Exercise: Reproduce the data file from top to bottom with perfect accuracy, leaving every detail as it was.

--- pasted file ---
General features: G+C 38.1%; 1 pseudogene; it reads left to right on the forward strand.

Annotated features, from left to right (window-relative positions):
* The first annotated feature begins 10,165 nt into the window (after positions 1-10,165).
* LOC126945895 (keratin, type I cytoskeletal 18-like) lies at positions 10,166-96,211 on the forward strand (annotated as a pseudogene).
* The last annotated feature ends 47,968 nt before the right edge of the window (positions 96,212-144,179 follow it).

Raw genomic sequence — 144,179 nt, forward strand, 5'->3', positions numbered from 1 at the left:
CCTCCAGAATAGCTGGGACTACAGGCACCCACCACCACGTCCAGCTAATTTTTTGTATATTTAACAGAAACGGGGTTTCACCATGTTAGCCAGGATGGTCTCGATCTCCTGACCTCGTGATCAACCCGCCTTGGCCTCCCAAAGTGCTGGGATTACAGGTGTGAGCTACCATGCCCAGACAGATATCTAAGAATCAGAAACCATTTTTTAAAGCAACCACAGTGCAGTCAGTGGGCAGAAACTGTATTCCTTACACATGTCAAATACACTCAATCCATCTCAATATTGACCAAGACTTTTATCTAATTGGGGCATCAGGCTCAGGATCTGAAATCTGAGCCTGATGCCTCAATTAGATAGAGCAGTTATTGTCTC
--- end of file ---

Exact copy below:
General features: G+C 38.1%; 1 pseudogene; it reads left to right on the forward strand.

Annotated features, from left to right (window-relative positions):
* The first annotated feature begins 10,165 nt into the window (after positions 1-10,165).
* LOC126945895 (keratin, type I cytoskeletal 18-like) lies at positions 10,166-96,211 on the forward strand (annotated as a pseudogene).
* The last annotated feature ends 47,968 nt before the right edge of the window (positions 96,212-144,179 follow it).

Raw genomic sequence — 144,179 nt, forward strand, 5'->3', positions numbered from 1 at the left:
CCTCCAGAATAGCTGGGACTACAGGCACCCACCACCACGTCCAGCTAATTTTTTGTATATTTAACAGAAACGGGGTTTCACCATGTTAGCCAGGATGGTCTCGATCTCCTGACCTCGTGATCAACCCGCCTTGGCCTCCCAAAGTGCTGGGATTACAGGTGTGAGCTACCATGCCCAGACAGATATCTAAGAATCAGAAACCATTTTTTAAAGCAACCACAGTGCAGTCAGTGGGCAGAAACTGTATTCCTTACACATGTCAAATACACTCAATCCATCTCAATATTGACCAAGACTTTTATCTAATTGGGGCATCAGGCTCAGGATCTGAAATCTGAGCCTGATGCCTCAATTAGATAGAGCAGTTATTGTCTC